An interagency working group, made up of the Federal Trade Commission (FTC), the Centers for Disease Control and Prevention (CDC), the Food and Drug Administration (FDA), and the U.S. Department of Agriculture (USDA), just released new regulations on the food industry: “a preliminary proposal for voluntary principles to guide industry self-regulatory efforts to improve the nutritional profile of foods marketed to children.” 

Pretty catchy, I know.

According to this “preliminary proposal,” food manufacturers should “encourage children, through advertising and marketing, to choose foods that make a meaningful contribution to a healthful diet (Principle A) and minimize consumption of foods with significant amounts of nutrients that could have a negative impact on health or weight – specifically, sodium, saturated fat, trans fat, and added sugars (Principle B).”

That’s great. As a mother of three very young and seemingly perpetually hungry boys, I’m thrilled that I’ll be able to pass what was previously my job (monitoring and controlling what my kids eat) on to the food manufacturers.  My children, inspired by these “new marketing techniques,” will finally fall in line and eat right!  No longer will I have to argue with my four-year-old, who seems happy to live on a diet of buttered bread and popsicles, about the need to eat his peas.  No longer will I have to tell my two-year-old that he has to “eat two more bites of his turkey sandwich before he can have a cookie.”  And my one-year-old can just eat whatever healthy food falls on the floor.  Good luck, kid.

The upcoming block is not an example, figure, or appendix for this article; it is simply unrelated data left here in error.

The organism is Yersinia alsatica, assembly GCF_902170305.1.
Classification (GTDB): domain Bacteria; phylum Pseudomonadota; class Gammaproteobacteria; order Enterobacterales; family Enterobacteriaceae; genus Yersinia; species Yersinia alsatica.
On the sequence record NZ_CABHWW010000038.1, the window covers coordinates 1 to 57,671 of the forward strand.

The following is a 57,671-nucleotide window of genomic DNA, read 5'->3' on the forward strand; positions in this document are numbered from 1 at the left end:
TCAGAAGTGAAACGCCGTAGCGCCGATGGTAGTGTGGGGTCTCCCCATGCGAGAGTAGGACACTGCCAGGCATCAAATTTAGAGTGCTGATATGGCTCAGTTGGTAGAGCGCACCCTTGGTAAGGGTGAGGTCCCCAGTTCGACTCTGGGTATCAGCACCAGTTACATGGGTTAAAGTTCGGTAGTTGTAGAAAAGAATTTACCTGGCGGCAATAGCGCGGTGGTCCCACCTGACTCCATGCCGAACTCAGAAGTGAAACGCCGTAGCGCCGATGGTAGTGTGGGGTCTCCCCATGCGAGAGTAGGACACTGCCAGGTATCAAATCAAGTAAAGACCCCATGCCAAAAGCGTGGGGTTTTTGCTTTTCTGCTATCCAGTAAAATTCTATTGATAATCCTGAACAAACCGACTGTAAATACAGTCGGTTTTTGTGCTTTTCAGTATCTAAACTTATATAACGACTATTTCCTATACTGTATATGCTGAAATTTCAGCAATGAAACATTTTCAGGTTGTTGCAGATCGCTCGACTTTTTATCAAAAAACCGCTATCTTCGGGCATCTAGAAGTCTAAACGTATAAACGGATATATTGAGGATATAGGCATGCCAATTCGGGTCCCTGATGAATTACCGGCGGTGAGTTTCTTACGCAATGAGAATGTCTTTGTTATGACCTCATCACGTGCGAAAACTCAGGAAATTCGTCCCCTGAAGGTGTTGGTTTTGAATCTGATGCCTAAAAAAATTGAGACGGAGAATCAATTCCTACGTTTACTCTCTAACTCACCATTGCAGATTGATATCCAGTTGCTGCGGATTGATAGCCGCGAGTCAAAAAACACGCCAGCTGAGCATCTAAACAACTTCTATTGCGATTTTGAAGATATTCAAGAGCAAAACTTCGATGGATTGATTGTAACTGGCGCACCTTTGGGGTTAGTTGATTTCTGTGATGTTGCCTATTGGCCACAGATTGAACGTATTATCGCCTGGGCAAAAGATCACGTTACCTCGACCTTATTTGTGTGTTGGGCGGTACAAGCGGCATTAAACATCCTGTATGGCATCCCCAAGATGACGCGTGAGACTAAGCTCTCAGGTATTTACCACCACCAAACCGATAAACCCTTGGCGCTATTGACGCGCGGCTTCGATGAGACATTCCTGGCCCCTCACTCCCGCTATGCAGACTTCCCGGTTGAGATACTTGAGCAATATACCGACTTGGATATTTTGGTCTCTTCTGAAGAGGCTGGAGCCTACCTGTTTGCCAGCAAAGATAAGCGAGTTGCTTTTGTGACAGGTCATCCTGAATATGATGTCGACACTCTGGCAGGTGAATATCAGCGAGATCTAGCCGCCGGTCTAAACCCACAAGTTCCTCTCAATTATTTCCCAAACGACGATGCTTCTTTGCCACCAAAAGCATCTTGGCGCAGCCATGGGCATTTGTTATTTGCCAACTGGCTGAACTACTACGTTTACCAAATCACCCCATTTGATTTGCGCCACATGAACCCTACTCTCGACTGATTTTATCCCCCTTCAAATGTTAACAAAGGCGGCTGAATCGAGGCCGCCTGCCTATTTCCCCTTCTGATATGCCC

What will I do with all this extra time and energy?

The Working Group also recommends that “as industry develops new products and reformulates existing products, it should strive to create foods that meet both of these two basic nutrition principles” (see Principles A and B above) and that “industry focus these efforts on those categories of foods that are most heavily marketed directly to children, such as breakfast cereals, carbonated beverages, restaurant foods and snack foods.”

Oh, that’s wonderful.  I’m thrilled that these bureaucrats are working so hard to raise the prices on our groceries.  There’s no doubt that these regulations will add to food costs as companies overhaul their products and marketing strategies to satisfy the feds.  But, what’s a few more hundred dollars spent each month at the grocery store when, as the Working Group says, the “proposed principles, if fully implemented by industry for these categories, should lead to significant improvements in the overall nutritional profile of foods marketed to children” and will ultimately “improve children’s diets and health and address the epidemic of childhood obesity.”

Moms (and dads) know this is bunk.  While these federal agencies join the White House in continuing to ignore the vital role of parents, moms and dads understand that this is just another government power grab to control and dictate what they eat (and more specifically how food companies do business).  As usual with the Obama administration, the solution appears always to be with regulation, not trusting parents to make the right decision for their kids.

Helping kids eat well is just one of those things a parent has to do.  It’s not always fun but neither is changing diapers.  These unpleasant parenting tasks are part of the job.  It’s high time the government stopped trying to rescue parents from their basic responsibilities.

Leave us alone and eat your peas!

– Julie Gunlock is a senior fellow at the Independent Women’s Forum.